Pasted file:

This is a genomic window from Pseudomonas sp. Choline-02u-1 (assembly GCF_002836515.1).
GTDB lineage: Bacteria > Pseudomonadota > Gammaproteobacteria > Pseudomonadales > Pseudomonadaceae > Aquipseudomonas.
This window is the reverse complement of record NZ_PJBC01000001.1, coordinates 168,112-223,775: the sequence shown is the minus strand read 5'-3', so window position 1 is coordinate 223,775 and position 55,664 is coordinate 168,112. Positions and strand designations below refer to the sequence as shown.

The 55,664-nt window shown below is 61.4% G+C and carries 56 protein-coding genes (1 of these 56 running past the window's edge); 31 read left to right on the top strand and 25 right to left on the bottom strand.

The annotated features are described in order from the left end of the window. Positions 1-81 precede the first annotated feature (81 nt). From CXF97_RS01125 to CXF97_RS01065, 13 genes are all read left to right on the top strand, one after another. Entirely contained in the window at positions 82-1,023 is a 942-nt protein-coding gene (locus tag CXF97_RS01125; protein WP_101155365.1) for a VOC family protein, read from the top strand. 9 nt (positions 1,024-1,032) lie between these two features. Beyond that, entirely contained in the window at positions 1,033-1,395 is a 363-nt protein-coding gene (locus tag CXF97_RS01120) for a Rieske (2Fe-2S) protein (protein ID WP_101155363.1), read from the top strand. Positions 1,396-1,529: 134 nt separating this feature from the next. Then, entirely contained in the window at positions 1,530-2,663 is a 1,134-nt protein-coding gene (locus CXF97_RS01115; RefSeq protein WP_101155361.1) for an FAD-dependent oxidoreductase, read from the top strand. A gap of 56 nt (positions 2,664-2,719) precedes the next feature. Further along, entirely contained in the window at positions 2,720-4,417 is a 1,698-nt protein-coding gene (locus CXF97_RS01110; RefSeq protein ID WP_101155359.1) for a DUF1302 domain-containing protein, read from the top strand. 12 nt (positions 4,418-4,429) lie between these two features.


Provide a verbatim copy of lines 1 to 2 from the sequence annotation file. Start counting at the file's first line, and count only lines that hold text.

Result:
This is a genomic window from Pseudomonas sp. Choline-02u-1 (assembly GCF_002836515.1).
GTDB lineage: Bacteria > Pseudomonadota > Gammaproteobacteria > Pseudomonadales > Pseudomonadaceae > Aquipseudomonas.